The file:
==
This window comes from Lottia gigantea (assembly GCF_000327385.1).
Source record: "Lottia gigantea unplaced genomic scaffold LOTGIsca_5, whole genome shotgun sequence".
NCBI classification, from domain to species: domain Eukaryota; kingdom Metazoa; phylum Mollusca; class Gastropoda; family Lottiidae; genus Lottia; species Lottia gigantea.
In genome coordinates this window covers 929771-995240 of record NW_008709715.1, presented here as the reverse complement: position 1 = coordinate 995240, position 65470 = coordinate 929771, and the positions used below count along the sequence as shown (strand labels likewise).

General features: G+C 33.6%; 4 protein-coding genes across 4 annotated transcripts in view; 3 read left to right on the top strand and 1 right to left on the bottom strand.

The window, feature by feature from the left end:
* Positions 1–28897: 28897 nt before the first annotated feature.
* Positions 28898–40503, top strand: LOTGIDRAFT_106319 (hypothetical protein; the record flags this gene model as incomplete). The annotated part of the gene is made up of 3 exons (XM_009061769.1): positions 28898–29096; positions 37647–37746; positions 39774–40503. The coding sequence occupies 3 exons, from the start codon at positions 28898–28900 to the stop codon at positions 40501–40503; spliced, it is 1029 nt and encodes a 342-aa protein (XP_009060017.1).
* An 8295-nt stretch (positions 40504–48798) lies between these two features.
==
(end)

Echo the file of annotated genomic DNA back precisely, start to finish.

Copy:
This window comes from Lottia gigantea (assembly GCF_000327385.1).
Source record: "Lottia gigantea unplaced genomic scaffold LOTGIsca_5, whole genome shotgun sequence".
NCBI classification, from domain to species: domain Eukaryota; kingdom Metazoa; phylum Mollusca; class Gastropoda; family Lottiidae; genus Lottia; species Lottia gigantea.
In genome coordinates this window covers 929771-995240 of record NW_008709715.1, presented here as the reverse complement: position 1 = coordinate 995240, position 65470 = coordinate 929771, and the positions used below count along the sequence as shown (strand labels likewise).

General features: G+C 33.6%; 4 protein-coding genes across 4 annotated transcripts in view; 3 read left to right on the top strand and 1 right to left on the bottom strand.

The window, feature by feature from the left end:
* Positions 1–28897: 28897 nt before the first annotated feature.
* Positions 28898–40503, top strand: LOTGIDRAFT_106319 (hypothetical protein; the record flags this gene model as incomplete). The annotated part of the gene is made up of 3 exons (XM_009061769.1): positions 28898–29096; positions 37647–37746; positions 39774–40503. The coding sequence occupies 3 exons, from the start codon at positions 28898–28900 to the stop codon at positions 40501–40503; spliced, it is 1029 nt and encodes a 342-aa protein (XP_009060017.1).
* An 8295-nt stretch (positions 40504–48798) lies between these two features.